Instead, in local football we have a dictatorship that has dominated and destroyed the game, and adversely affected the team's spirit and individual players' self esteem. That team lost the match against the USA long before it left for Boston. And I don't know that it will fare any better in Jamaica. Worse than these deficiencies, though, is the fact that so many people believe the crap coming from the camp that "all is not lost". It is time we wake up to the stench emanating from the both the locker room and the executive suite that management occupies. With these people cemented in their positions, I don't know that we can look towards the 2006 Worl Cup!
And as if to rub salt in our sporting wounds, news from Zimbabwe is that Brian Lara is out of the series because of an aggravated hamstring injury. Lara was quoted as blaming the intense training camp the team participated in Chaguaramas for his worsening condition. I fully agree with him. When I saw what our cricketers were subjected to in the two weeks they spent under army training (well, that's what it was), I shuddered. I told everyone who would listen that a grave mistake was being made in the WICBC's bid to improve the fitness of the team.
Let me explain. Cricketers-hell, all national sportsmen-owe it to themselves to keep fit at all times. In order to endure the rigours of five-day Test matches and back-to-back limited overs games, cricketers have to be as fit as footballers or basket players or distance runners. Fitness does not come in one week. It takes up to a year for someone to move from a low level of fitness to what is acceptable at the highest levels of all sports.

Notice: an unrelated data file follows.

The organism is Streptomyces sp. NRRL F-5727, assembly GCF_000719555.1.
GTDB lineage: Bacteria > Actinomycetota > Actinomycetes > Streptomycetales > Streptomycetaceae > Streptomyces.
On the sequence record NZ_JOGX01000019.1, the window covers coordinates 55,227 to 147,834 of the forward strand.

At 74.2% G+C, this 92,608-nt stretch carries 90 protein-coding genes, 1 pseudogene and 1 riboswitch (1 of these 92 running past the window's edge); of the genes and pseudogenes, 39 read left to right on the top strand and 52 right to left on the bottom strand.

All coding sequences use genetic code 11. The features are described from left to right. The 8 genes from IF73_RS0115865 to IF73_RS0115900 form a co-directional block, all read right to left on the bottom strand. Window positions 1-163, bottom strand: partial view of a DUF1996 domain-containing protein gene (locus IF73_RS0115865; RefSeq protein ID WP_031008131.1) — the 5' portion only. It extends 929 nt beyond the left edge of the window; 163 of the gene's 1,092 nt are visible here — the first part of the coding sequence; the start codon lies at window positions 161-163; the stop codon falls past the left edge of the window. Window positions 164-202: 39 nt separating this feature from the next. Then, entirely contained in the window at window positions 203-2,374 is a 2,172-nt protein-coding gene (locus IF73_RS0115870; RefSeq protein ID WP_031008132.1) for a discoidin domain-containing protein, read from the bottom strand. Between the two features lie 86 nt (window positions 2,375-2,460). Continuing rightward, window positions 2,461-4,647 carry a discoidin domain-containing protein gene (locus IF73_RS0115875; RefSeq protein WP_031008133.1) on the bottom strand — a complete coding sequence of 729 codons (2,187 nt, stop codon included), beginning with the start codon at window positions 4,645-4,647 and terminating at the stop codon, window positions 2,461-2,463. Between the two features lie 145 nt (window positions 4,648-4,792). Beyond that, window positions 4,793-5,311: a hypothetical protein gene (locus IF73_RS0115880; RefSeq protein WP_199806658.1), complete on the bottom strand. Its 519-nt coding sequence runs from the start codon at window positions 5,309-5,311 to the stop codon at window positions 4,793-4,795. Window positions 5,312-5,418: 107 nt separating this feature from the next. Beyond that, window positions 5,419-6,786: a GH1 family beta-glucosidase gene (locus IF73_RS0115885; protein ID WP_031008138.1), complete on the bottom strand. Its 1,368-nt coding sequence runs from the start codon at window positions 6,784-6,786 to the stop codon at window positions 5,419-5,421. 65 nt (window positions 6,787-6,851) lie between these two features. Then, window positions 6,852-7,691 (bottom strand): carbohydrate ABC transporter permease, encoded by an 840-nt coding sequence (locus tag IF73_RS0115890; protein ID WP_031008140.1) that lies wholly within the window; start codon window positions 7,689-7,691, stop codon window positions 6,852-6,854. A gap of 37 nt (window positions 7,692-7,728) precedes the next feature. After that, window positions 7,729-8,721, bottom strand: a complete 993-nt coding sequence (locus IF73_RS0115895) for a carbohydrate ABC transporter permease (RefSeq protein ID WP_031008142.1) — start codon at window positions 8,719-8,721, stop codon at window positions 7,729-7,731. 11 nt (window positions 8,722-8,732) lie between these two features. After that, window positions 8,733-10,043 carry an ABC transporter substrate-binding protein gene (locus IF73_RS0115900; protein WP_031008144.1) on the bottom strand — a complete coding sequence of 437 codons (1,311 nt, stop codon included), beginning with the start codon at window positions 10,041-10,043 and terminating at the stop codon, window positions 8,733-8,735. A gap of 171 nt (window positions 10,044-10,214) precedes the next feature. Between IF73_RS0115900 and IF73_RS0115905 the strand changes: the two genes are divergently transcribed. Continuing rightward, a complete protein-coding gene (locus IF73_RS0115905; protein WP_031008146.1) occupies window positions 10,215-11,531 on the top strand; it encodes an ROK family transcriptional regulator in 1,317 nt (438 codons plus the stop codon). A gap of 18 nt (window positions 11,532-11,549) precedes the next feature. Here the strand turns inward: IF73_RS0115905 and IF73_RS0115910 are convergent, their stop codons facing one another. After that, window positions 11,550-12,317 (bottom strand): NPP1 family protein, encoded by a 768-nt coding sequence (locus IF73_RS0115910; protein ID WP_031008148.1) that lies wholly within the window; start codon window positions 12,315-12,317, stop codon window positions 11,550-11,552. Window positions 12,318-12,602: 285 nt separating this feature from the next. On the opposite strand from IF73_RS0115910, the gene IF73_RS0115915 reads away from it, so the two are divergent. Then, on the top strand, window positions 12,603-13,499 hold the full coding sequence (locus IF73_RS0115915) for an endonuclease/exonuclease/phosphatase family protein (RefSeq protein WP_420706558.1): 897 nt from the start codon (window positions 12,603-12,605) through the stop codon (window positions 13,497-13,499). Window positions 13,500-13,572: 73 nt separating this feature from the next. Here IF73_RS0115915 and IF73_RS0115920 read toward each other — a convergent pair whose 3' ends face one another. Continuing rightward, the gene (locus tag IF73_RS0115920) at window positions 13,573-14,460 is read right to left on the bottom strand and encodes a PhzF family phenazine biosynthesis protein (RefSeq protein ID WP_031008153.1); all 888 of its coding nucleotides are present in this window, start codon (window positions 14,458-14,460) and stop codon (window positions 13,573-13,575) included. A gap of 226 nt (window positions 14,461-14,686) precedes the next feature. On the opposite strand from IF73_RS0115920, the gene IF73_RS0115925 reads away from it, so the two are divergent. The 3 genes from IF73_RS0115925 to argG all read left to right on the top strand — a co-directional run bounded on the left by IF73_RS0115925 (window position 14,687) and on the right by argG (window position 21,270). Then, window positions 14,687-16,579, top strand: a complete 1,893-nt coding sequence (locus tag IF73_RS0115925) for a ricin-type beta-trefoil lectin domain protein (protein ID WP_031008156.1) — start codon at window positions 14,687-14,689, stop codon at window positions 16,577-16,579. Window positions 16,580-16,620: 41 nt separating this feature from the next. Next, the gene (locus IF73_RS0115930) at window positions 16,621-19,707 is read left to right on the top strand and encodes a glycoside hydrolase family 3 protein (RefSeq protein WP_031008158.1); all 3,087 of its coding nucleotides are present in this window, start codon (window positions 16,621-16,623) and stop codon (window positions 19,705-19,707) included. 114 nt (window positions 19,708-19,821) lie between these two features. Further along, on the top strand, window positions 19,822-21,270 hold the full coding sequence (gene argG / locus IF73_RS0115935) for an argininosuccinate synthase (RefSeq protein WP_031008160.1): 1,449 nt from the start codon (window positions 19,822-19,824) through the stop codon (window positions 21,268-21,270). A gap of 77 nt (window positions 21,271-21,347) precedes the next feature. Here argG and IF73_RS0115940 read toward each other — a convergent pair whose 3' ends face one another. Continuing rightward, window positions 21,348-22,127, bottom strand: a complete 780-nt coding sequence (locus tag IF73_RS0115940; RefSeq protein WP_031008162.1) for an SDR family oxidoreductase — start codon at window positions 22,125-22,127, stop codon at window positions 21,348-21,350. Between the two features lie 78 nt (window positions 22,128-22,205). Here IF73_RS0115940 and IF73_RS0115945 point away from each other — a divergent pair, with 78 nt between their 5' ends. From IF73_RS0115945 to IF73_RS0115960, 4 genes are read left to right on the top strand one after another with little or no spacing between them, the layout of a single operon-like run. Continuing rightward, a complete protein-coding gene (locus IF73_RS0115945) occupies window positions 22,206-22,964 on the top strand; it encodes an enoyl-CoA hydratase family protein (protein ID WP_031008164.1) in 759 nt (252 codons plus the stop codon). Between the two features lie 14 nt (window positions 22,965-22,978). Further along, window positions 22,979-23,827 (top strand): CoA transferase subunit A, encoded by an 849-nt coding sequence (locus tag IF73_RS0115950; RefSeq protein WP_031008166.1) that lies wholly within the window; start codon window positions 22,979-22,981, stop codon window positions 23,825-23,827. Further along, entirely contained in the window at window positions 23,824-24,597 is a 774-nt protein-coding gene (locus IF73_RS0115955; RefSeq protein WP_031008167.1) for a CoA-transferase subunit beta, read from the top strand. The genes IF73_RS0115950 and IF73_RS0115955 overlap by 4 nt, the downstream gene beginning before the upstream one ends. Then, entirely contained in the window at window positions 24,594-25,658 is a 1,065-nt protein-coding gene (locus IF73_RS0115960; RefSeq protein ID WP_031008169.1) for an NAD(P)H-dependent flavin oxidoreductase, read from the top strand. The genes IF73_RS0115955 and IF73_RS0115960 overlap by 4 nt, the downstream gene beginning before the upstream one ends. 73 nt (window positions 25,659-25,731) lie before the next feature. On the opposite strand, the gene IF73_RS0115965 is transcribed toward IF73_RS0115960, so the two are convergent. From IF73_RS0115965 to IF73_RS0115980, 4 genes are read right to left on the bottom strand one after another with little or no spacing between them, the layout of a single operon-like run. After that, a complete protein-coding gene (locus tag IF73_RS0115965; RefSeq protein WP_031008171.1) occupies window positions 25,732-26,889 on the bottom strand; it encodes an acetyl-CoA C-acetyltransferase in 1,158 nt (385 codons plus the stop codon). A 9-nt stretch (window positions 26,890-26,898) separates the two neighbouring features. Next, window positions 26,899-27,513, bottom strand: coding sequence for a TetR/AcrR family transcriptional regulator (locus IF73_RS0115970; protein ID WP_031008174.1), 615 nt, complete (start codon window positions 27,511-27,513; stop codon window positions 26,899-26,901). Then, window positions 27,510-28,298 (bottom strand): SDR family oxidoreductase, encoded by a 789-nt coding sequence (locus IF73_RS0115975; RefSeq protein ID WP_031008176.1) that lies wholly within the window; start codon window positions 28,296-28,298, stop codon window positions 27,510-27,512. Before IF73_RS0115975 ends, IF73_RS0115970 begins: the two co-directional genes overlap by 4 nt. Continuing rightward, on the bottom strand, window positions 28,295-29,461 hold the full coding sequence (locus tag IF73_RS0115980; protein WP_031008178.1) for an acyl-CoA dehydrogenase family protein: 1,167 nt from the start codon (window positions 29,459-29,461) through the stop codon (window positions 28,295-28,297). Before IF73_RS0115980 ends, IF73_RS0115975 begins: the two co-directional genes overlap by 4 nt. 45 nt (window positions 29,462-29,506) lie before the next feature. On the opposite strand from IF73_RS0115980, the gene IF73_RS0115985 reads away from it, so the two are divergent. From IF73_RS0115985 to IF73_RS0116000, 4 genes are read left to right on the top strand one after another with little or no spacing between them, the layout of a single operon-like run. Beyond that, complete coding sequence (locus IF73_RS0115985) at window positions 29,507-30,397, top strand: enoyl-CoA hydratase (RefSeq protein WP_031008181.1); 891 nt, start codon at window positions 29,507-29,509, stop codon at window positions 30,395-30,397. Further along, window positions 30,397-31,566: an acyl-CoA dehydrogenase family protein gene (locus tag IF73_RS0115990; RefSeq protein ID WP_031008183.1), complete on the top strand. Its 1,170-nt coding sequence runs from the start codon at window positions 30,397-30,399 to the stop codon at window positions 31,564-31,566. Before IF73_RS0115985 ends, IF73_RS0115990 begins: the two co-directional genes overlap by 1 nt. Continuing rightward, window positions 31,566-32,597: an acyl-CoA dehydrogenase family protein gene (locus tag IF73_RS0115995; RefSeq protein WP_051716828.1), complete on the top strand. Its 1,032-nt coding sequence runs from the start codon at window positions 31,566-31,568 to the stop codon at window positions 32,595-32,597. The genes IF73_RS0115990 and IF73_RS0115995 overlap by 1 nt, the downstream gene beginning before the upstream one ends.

Loading up 100 pounds on the backs of young men who are accustomed to carrying nothing heavier than bags with their gear, and worse, having them run up and down mountains that soldiers are trained to do, is punishment, not training. Even the other exercises to which they were subjected were inappropriate for the objective set by the Board.
Qualified trainers know that once you put muscles that are unaccustomed to stress under pressure, the risk of injury increases. The intensity of the "camp" must have induced fatigue as well. So there was much pain but little gain from that "camp".
Individual fitness programmes, and periodic tests to show the results (or lack thereof), would have been a much better alternative. But the WICBC, much like the TTFA, is looking for "quick fix" solutions to problems that have piled up over the years. I am sure if they question ex-stars like Courteney Walsh, Curtley Ambrose, Gordon Greenidge, Vivian Richards and Desmond Haynes, they would find that the secret to their success lay partly in their fitness.
For a nation of our size, we must be realistic, thankful that we have a fair number of world class sportsmen. But we can do much better, if only we can muster the guts to deal drastically with the dictators who led us to this sorry pass.
Copyright © Raffique Shah